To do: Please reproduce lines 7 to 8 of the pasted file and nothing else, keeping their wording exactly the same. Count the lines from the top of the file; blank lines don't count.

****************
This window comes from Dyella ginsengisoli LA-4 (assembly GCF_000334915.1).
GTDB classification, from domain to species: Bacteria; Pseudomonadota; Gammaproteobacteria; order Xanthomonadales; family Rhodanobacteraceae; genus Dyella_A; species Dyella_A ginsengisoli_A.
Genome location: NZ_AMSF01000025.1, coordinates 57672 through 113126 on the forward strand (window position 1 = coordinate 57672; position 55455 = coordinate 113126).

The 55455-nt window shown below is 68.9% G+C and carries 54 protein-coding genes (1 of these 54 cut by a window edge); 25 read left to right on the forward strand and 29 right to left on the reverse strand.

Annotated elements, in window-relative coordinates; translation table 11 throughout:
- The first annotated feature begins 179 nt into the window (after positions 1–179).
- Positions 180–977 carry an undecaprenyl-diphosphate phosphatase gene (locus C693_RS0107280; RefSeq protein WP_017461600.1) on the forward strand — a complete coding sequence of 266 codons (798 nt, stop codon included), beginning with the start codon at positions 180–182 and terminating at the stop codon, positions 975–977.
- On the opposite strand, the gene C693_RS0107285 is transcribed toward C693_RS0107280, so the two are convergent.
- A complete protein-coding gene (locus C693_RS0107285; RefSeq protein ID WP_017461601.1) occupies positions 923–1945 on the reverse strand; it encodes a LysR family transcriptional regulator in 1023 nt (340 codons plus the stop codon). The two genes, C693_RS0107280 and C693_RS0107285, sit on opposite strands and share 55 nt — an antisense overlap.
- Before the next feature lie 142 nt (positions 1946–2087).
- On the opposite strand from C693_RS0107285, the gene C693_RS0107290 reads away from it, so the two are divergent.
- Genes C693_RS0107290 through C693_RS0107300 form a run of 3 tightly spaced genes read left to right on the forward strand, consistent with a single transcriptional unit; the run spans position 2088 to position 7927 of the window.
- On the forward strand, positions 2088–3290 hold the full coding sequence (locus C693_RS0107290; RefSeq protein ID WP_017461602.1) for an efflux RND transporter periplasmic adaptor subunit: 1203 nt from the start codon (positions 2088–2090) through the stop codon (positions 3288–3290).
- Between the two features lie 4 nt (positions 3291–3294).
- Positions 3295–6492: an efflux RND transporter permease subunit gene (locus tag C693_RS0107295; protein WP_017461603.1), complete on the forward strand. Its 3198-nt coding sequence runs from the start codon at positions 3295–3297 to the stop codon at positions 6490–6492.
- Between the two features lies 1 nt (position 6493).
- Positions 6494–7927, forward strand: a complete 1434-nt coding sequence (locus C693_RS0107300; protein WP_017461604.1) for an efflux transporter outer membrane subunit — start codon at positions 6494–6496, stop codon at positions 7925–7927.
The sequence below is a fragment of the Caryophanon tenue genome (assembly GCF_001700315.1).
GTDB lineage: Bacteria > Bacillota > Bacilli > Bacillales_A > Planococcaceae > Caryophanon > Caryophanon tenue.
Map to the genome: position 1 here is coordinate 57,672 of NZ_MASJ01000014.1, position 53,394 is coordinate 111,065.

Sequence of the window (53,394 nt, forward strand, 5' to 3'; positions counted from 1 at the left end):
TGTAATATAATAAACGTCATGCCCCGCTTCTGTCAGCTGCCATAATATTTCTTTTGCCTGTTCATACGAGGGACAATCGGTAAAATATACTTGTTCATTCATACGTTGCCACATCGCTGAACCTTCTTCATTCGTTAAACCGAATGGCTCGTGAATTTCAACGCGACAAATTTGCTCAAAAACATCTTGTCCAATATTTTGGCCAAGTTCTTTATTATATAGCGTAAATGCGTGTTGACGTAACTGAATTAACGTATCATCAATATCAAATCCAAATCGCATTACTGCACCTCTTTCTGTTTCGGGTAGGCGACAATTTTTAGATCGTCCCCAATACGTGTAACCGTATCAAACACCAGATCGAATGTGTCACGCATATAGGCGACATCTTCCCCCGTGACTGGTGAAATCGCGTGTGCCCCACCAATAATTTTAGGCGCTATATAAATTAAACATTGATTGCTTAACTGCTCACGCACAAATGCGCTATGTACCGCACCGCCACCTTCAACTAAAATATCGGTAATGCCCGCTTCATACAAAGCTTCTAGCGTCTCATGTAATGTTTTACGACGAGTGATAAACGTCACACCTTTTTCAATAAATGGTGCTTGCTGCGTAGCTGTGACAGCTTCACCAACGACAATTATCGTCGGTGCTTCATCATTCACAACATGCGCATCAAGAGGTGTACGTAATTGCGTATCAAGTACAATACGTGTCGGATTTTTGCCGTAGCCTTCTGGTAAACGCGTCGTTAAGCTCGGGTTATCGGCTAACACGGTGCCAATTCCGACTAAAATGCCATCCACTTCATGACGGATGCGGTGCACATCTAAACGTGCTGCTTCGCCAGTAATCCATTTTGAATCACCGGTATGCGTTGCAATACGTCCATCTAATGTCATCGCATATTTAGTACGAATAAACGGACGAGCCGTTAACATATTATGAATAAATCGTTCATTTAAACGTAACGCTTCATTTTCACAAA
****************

- Positions 180–977 carry an undecaprenyl-diphosphate phosphatase gene (locus C693_RS0107280; RefSeq protein WP_017461600.1) on the forward strand — a complete coding sequence of 266 codons (798 nt, stop codon included), beginning with the start codon at positions 180–182 and terminating at the stop codon, positions 975–977.
- On the opposite strand, the gene C693_RS0107285 is transcribed toward C693_RS0107280, so the two are convergent.